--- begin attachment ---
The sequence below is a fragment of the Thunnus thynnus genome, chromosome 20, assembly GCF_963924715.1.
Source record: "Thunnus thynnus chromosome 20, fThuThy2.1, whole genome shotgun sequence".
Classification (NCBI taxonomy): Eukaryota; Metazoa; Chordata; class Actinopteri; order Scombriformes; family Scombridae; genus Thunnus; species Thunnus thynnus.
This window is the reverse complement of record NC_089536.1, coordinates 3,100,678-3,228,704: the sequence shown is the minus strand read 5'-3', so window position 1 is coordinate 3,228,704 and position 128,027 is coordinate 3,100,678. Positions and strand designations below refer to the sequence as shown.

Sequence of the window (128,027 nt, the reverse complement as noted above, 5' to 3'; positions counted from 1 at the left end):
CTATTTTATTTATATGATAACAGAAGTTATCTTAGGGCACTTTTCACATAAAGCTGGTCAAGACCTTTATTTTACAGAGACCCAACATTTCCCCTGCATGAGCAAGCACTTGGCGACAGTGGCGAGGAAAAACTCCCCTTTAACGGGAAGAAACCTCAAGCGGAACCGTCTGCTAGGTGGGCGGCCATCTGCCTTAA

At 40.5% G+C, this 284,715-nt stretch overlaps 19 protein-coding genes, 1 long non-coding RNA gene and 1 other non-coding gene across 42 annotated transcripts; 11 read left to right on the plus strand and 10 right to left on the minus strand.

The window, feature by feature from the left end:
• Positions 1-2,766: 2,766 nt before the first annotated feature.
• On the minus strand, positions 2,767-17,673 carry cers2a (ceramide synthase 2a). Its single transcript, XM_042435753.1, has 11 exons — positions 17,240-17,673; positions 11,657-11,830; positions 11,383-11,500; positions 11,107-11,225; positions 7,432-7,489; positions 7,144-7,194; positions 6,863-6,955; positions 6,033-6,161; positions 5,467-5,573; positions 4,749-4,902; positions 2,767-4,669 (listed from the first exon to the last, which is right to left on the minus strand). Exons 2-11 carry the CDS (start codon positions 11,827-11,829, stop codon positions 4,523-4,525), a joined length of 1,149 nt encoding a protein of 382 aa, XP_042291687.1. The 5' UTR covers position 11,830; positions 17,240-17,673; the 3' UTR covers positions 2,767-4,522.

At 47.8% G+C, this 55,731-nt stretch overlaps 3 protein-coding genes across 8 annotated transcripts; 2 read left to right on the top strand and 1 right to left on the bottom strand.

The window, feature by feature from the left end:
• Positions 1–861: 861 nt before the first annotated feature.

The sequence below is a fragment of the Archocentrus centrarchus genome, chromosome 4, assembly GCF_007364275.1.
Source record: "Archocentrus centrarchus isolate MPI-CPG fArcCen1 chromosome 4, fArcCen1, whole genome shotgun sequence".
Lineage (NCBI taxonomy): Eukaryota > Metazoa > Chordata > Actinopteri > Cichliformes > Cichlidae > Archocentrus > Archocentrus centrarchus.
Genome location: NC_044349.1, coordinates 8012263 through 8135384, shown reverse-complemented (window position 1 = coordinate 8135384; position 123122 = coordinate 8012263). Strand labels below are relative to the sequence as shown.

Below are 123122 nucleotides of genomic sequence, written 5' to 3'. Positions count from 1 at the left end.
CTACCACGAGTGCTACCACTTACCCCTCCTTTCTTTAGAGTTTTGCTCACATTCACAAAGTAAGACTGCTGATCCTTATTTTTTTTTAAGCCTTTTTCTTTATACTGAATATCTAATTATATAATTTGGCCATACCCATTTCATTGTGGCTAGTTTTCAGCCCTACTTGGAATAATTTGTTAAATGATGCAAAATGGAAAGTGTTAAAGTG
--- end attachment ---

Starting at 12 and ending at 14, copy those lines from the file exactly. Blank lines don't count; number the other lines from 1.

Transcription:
The window, feature by feature from the left end:
• Positions 1–861: 861 nt before the first annotated feature.

The sequence below is a fragment of the Archocentrus centrarchus genome, chromosome 4, assembly GCF_007364275.1.